Personal Development Planning (PDP)

Posted: March 19, 2012 by Alan Hardcastle in FdA 11_13
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Introduction

Personal Development Planning will help you to define and explore your goals and map out ways of turning them into reality. It will enable you to identify the skills you are developing now which will help you to open up opportunities in the future.

Using the templates in this guide you can build up your Personal Development Plan. It will grow according to your input and should help you to manage your own development.

You can either print your documents, or store them to disk. However you decide to manage your files, make sure you keep them safe to use as a reference when you leave.

Whilst studying, it is likely that you will have many opportunities to expand your academic, professional and personal horizons. The level of engagement and what you get out of your period of higher education is your choice. You have responsibility for your own learning.

Taking stock of your position and setting goals in all areas of your life is an important step. In order to maximise your potential it will be helpful if you are clear about how you can transfer the skills and knowledge you have acquired into other situations. You should learn to articulate your unique skills and abilities.

This guide to Personal Development Planning is designed to help you identify where you are and where you want to be.

To use your PDP effectively, you should start by familiarising yourself with its contents. Scan through each section so that you have a clear idea of what is to be achieved. Decide which sections you want to concentrate on first and which will be more appropriate to focus on later in your studies. Take your time and return to update or add to each section as often as you like.

By choosing to work through this guide you are carrying out a number of key functions:

Firstly you are taking stock. Evaluating the skills and abilities you already possess. You’ll hopefully recognise some of your strengths and spot some of your weaknesses.

You will have the space to reflect upon where you want to be. Recognising your personal goals, your objectives and dreams is the first step to achieving them.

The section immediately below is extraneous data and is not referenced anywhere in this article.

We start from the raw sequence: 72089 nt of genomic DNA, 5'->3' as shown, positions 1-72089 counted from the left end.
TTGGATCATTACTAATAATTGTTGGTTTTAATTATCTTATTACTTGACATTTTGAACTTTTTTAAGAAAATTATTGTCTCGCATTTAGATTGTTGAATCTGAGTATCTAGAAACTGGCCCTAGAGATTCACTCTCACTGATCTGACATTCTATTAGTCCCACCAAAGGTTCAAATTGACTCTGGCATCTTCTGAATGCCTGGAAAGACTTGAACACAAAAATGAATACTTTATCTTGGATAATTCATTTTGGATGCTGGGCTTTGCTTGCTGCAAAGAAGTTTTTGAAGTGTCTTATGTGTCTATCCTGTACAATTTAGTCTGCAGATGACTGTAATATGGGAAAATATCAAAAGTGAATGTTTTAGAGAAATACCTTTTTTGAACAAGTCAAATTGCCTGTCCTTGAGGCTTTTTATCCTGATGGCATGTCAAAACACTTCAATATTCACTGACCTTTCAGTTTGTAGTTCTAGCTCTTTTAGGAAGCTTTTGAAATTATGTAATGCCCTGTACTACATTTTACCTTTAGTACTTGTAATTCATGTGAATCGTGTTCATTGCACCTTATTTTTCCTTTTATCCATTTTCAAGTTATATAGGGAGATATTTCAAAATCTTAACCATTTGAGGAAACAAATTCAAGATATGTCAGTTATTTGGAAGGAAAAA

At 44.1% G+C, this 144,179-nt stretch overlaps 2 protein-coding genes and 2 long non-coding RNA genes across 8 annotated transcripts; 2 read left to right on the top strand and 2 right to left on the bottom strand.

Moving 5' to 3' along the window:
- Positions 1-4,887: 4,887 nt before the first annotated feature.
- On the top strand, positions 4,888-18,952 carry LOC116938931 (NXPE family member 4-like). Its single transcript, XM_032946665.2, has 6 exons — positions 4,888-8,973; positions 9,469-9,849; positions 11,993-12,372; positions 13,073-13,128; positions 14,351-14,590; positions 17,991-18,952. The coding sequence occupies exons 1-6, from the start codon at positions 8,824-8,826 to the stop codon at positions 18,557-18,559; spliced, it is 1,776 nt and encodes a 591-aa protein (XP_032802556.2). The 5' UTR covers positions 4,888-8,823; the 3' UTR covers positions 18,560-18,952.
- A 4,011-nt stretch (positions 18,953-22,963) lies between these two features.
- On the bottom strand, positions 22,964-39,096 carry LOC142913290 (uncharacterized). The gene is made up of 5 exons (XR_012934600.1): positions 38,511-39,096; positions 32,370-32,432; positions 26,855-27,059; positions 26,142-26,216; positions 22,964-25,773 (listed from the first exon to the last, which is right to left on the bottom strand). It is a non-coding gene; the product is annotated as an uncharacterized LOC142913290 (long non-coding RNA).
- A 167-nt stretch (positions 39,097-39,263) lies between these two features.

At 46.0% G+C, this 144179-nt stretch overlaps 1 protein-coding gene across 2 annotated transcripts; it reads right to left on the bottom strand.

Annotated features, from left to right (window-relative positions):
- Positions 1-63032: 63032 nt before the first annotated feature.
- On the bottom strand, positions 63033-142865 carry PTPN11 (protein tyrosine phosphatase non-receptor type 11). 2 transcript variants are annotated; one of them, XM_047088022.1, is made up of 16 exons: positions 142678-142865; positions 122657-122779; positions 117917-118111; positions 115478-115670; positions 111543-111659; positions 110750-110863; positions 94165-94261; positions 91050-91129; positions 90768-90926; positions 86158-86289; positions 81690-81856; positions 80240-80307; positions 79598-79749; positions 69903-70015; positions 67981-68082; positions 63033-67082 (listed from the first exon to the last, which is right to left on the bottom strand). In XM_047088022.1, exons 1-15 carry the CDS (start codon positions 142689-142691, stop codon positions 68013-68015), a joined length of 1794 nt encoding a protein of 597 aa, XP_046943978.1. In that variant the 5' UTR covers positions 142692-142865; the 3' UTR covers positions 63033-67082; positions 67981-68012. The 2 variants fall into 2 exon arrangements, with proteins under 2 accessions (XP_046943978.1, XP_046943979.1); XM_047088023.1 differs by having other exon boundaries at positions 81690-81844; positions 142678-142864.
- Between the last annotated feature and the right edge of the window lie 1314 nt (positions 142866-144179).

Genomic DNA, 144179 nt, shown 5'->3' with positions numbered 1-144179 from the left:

You will have the chance to plan ahead. There is space to plan what you want to achieve from your academic, career and personal life; to think about both the knowledge you can develop and the skills you can improve.

Finally, most important of all, you are developing the skill of critical self-reflection. You have the chance to be honest with yourself, to understand a little more about who you are and what you can actually do. Developing these abilities is essential as it will help you both academically and in your search for employment.

Mature students

As a mature student you may already have some experience of skills mapping, reflective practice, learning styles, career planning, CV and interview technique. The decision to return to education may have been step one of your career plan. It is still of benefit to continually reassess your goals and adapt your plans accordingly.

Using this guide will help you to pull together all the experience you have accumulated in one place and set new goals for the future. Taking a fresh look at your skills competencies can only increase your confidence.

Some of the examples provided may not seem relevant to your circumstances. You may have work and family responsibilities and no spare time for extracurricular activities. But in analysing your strengths, think laterally: juggling family life and your studies shows commitment, organisation, time-management and adaptability – all important skills. You can illustrate this with examples from your own activities such as helping at playgroup, listening to reading in school or committee work.

Other examples include being treasurer of a local football club, attending night classes, associations with industry, membership of a professional body and voluntary work.

If you have come back to study to facilitate a change in career, your past work experience may seem irrelevant. Analysing your job roles in terms of key skills will help you to maximise your prior experience and relate it to your chosen field.

International Students

As an international student you have much to benefit from personal development planning. Since you are living and studying in a different country you will probably be more acutely aware of your need to develop your skills and experience than ‘home’ students. This is because you will have to acquire new skills that enable you to operate in a different culture to the one you are used to.

Some of the priority areas for your PDP are likely to include:

  • English language skills
  • Learning about western styles of learning, teaching and assessment
  • Developing social skills to help you ‘settle in’
  • Coping with a different culture

Much of the material in the College PDP has been reproduced from material produced by the University of Plymouth and Bournemouth University for PDP programmes for their students.

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